Besides being a fan of Weedeater’s unrefined bucket of sludge metal, I had seen photos of them playing live, and needed to find out if they sounded as feral as they look.
I’ve only listened to two of their four albums and God Luck and Good Speed consistently, so I’m only able to name a couple of the songs from their hour long (I think) set. Yet from the first wail of feedback my attention was captured and placed wholly inside the riff.
Drummer Travis Owen, who had his drum kit set up at the front of the stage at an off angle, and guitarist Dave ‘Shep’ Shepherd, played with an aggressive swing, the beat dragging like wellies through clay at times, particularly on God Luck and Good Speed. But really, I spent most of the show watching bass guitarist and vocalist Dave ‘Dixie’ Collins. I’m pretty sure he was wasted by the time he walked onto the stage, and his first words to the crowd, over thick feedback, were ‘We’re Weedeater, we fuckin suck, go get your money back, you stupid assholes’.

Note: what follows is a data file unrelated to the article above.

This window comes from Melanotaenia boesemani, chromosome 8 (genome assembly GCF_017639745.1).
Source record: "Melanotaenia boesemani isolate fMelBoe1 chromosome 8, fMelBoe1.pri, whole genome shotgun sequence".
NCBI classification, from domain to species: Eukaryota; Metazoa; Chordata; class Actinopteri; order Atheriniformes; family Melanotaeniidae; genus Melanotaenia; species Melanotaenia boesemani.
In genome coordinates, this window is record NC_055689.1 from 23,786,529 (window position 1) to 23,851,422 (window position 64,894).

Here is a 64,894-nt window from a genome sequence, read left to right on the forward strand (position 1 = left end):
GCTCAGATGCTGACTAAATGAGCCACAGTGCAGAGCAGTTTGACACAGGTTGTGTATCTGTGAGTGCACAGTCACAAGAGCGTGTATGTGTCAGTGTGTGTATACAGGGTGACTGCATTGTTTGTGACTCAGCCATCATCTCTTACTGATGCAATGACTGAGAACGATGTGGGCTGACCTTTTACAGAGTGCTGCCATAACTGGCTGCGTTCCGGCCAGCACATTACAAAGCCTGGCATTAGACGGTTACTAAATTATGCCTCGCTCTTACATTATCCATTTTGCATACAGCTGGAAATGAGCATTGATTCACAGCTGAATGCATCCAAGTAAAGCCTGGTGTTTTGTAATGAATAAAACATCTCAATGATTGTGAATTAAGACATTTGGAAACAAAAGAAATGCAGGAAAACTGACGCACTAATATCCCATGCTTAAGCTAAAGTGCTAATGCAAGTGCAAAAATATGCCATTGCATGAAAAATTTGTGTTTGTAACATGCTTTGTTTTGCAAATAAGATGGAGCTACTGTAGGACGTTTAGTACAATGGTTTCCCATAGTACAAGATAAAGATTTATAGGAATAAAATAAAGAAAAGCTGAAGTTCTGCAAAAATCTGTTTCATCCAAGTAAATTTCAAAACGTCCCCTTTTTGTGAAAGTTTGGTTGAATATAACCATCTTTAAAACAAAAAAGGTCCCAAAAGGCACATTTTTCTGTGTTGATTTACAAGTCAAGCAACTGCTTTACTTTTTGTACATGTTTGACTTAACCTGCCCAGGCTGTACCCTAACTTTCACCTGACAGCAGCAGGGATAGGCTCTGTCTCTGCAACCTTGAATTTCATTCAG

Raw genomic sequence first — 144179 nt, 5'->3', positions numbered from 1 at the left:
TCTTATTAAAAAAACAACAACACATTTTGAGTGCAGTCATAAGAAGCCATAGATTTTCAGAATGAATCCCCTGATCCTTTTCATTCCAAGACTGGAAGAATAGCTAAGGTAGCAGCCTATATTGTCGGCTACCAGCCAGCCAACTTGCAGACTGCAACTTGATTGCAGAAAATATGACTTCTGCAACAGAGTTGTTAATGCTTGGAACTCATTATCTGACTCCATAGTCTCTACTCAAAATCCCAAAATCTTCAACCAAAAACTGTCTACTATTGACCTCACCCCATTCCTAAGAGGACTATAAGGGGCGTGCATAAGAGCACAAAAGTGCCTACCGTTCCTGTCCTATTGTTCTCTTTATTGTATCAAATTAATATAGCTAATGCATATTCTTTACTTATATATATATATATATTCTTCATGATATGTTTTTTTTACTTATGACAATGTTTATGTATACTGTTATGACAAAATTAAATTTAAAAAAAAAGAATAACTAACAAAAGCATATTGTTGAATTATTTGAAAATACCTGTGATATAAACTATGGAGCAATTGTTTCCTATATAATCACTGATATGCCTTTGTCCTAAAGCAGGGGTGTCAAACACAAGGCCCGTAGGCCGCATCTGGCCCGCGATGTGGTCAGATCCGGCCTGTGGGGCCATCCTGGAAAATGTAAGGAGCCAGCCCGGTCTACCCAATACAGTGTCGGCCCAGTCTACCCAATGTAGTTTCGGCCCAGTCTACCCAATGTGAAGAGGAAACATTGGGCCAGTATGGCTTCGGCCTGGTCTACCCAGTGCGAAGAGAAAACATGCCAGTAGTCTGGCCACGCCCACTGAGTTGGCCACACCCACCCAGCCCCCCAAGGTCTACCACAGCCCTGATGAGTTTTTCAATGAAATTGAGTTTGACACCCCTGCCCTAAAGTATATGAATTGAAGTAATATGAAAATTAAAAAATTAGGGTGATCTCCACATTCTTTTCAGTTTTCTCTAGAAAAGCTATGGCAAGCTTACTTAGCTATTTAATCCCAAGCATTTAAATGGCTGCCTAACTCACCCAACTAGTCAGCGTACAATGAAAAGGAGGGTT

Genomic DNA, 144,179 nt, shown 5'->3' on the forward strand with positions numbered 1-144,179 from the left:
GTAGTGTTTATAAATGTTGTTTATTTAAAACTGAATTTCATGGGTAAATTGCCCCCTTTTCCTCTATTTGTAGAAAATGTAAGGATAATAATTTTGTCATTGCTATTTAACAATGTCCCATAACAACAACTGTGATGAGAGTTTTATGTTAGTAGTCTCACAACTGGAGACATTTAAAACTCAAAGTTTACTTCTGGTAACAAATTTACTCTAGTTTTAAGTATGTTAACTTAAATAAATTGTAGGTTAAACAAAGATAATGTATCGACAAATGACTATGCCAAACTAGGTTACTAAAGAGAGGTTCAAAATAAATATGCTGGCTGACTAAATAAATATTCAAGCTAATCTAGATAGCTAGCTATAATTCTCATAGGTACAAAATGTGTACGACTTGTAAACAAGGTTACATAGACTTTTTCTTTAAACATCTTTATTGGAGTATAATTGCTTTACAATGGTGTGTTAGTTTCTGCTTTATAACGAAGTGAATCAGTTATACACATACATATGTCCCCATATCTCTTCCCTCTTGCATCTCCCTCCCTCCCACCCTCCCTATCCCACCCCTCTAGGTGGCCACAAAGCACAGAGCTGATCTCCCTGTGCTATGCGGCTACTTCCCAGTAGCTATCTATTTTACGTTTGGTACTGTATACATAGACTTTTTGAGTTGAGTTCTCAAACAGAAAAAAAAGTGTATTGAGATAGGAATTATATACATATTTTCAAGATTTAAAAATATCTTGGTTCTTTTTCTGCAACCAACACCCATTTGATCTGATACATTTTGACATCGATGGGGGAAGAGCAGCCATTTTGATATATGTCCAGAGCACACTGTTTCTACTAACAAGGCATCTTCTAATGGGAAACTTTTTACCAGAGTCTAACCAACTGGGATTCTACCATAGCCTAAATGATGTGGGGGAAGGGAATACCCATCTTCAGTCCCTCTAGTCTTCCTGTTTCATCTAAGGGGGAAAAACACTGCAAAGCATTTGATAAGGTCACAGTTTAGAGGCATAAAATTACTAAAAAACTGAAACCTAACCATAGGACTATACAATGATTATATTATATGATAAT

Every song started with feedback, every song had Collin’s screeching, cackling vocals, over lumbering, heavy blue riffs, vibing Black Sabbath, and the bass was really, really distorted all of the time. Collins played his grime and gaffa tape–covered P Bass to the effect of it having equal prominence to the guitar, with Geezer Butler–esque lines being struck around the middle third of the fretboard. Everything emanating from the stage was either distorted or the sound of a drum being slammed, fuelled by some compressing volumes.The support act could be seen looking on and smoking a joint just offstage, and I closed my eyes a few times, wandering off into the noise.
Seeing a band like Weedeater live really reminds me of how weird most people think this sort of music is, and this was visually complemented by Owen constantly backflipping his sticks, Shepherd’s graffiti–covered Les Paul, and Collins spending a probably medically–inadvisable amount of time pulling his signature cross–eyed, gurning bass face, and doing this unfathomable thing where would spin his cap around on his head. Between songs he took long slugs on a rapidly emptying bottle of Jack Daniels, and greeted the demands of ‘wooo….one more song…yeargh!’ with ‘We’ll give you ten more songs…tomorrow, in France’. In spite of the misanthropic lyrics (‘Untied we stand/mankind is unkind, man’), vicious levels of distortion and mocking of the audience, when asked by my friends what I thought afterwards, I found myself saying ‘…they’re quite a funny band really’. That, and even more feral–sounding than they look.